Why you should (probably) not use submodules

Edit: made title less misleading clockbaity

Spoiler alert. I do not hate submodules. I do how ever have an instant oh oh response when people mention they want to solve a problem with Git submodules. I think this comes from having most experiences where Git submodules were introduced for the wrong reasons.

What is submodules?

I am not going to go through a large dissertation on submodules – there is tons of good information online on how you can use them. Atlassian has excellent tutorials – or you could buy my book Practical Git – that also covers submodules in brief.

In short submodules allows you to have a folder in your repository be populated from another Git repository. You can either track a specific commit or a branch in the given submodule. This is the basic intuition.

Dependency management is hard

I believe handling our dependencies in a way that allows us to decouple the way we work, is one of the most difficult architectural challenges in software. It seems we underestimate how difficult and valuable maintaining explicit and stable interfaces are. This leads to tons of frustrations and horrible DevEx. Neither monolithic or polylithic repository organizations solve this problem. My opinion is that most software organizations do not have the discipline to successfully maintain their implicit dependencies in a monolithic repo, and thus for most working in a polylithic world will be a forcing function bringing dependency pains to the surface, before it is a very expensive mess to correct.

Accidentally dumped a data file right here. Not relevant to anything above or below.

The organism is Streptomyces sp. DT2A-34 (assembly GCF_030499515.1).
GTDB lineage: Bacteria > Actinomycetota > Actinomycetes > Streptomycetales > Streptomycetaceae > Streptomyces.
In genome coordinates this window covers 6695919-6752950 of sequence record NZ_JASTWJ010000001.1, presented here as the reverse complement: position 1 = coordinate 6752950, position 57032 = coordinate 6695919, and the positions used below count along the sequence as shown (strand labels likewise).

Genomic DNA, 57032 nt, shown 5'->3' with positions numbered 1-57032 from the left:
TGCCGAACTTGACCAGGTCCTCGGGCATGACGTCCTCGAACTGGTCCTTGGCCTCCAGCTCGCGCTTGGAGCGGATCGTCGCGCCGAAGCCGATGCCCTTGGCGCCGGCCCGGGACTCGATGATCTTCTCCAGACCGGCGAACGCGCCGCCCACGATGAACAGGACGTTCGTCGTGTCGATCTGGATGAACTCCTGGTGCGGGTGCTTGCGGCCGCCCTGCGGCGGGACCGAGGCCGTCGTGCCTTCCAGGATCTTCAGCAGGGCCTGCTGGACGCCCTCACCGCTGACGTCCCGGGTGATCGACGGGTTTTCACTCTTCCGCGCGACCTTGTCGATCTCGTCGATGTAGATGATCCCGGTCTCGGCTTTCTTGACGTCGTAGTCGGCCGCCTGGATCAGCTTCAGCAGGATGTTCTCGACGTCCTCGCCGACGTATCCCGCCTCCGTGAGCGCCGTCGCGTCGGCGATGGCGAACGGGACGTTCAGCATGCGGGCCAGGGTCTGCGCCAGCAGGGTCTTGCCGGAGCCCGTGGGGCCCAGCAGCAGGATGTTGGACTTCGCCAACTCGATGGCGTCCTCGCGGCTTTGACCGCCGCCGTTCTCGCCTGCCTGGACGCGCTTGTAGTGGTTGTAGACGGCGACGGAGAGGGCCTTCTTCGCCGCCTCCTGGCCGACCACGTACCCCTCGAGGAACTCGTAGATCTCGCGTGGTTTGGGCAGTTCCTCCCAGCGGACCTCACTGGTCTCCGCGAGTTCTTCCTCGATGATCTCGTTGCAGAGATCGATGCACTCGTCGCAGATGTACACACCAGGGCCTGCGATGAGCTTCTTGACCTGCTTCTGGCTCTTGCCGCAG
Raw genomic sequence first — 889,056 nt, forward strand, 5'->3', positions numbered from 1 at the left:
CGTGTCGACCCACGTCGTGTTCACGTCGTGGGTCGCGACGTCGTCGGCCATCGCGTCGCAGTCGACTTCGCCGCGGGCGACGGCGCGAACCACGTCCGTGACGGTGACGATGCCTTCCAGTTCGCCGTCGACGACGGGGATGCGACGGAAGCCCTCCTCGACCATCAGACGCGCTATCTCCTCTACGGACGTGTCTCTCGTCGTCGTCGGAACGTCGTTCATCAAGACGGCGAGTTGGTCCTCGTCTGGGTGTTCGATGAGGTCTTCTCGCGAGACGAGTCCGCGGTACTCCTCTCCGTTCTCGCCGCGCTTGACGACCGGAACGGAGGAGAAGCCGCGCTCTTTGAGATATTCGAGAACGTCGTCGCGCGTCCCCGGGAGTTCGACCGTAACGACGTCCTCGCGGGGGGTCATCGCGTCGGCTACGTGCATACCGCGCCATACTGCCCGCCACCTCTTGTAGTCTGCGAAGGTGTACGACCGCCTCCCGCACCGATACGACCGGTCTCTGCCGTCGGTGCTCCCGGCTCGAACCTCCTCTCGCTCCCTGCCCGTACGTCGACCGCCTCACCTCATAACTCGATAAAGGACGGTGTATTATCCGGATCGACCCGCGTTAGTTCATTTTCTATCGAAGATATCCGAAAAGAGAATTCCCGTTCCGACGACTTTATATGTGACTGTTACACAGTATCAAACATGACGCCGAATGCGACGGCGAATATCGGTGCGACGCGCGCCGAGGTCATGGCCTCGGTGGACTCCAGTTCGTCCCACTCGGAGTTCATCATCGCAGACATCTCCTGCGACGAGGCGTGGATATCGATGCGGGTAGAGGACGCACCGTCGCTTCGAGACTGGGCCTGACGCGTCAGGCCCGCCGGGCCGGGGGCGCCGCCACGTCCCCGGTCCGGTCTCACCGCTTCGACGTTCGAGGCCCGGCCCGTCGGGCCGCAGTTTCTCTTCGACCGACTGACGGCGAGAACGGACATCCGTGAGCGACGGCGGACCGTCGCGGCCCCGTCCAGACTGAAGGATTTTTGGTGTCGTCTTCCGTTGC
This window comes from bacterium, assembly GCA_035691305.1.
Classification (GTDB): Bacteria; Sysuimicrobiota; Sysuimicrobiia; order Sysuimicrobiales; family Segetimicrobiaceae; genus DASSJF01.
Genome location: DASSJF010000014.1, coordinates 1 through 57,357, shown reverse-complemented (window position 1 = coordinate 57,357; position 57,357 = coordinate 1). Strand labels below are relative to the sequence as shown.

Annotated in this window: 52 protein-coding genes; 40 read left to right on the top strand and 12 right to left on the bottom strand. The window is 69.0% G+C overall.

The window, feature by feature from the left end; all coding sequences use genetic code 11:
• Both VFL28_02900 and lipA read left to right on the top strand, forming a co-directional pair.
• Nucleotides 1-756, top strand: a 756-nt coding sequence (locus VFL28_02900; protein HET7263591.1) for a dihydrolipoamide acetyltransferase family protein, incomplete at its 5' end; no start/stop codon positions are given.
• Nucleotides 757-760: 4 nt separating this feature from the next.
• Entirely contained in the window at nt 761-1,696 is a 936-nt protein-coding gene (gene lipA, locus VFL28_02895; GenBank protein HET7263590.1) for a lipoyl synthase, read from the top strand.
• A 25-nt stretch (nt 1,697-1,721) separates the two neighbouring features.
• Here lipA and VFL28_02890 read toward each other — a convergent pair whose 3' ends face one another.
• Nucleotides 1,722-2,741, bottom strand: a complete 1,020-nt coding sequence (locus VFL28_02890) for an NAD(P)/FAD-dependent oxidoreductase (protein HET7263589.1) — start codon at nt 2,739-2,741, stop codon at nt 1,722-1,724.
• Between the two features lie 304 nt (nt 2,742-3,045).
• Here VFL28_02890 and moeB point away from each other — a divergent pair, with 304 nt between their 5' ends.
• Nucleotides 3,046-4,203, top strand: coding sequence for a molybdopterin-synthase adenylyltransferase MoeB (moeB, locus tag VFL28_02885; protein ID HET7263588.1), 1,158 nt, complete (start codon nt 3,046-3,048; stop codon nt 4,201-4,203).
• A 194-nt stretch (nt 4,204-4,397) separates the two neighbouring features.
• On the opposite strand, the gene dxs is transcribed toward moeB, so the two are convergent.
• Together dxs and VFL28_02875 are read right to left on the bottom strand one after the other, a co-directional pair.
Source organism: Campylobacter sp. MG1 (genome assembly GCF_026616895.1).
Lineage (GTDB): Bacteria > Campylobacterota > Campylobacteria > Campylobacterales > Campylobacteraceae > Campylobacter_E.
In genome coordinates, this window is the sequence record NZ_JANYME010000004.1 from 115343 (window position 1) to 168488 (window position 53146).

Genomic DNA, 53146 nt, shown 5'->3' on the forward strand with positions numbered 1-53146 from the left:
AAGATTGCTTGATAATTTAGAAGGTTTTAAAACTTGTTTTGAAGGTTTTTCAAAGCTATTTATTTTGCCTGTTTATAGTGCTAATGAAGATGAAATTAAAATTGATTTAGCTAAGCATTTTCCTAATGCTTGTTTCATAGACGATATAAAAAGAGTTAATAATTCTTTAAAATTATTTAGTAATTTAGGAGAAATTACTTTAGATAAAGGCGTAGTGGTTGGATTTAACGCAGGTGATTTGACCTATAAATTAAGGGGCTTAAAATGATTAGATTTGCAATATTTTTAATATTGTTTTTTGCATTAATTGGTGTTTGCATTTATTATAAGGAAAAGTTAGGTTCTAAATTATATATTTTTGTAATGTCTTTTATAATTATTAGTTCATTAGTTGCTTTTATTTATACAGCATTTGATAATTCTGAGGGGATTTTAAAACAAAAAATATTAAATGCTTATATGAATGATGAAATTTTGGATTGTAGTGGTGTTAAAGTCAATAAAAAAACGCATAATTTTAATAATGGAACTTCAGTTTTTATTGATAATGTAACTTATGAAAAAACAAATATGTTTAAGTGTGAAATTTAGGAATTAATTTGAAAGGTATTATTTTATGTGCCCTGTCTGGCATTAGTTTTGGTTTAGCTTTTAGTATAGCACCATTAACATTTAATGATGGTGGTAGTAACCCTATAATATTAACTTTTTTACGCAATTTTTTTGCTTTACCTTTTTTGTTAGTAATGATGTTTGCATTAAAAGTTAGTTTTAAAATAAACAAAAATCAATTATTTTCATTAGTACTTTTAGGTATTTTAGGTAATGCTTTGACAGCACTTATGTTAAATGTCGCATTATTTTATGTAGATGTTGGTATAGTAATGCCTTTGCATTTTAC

The delivery mechanism implies collaboration mode

If you hand me source code, I expect to tinker with it, and have a high bandwidth, close collaboration with you. If, on the other hand, I am consuming your service as an API, my expectations to our collaboration might be more along the line of a help-desk and a Google search. There are more levels in between this. The unit that we are sharing could typically be (in increasing order of abstraction)

  • Source Code
  • Library
  • Executable
  • Container
  • SaaS

All different levels are valid, I simply propose that the unit of delivery should match the collaboration mode. This is heavily inspired by Team Topologies.

Version your stuff

I don’t know if it is because I have been working so much in the heavy industries, but I fancy myself a Bill-Of-Material (BOM) way of thinking. Both as a way to enable variance, but also as a way to force ourselves to think about explicit and stable APIs. Please refer to semver.org for my preferred versioning scheme. BOMs also allows us to decouple much of our workflow from our source code, which I think is a power move that most underestimate. Versioning our sub-components also hints at a boundary that should mean decoupling.

Cognitive Load is key

One could also say that developer productivity is the most important, but I like to be a bit more specific than that. The problems that we are trying to solve through (software) engineering are hard enough in themselves, that we can’t afford to splurge on accidental complexity, when we should be spending all our effort on essential complexity. For a both excellent and brief walkthrough of accidental vs essential complexity watch this presentation by J.B. Rainsberger.

Where am I working?

When I am working with submodules, all source is equal. It is not obvious to me whether I am working in context of my project or one of its dependencies. I know I can figure out if I am, it is not completely inscrutable. It just isn’t obvious. When things are not obvious, it means I have to spend mental capacity on it, rather than just grokking it. This means lower mental capacity to spend on solving the actual problem.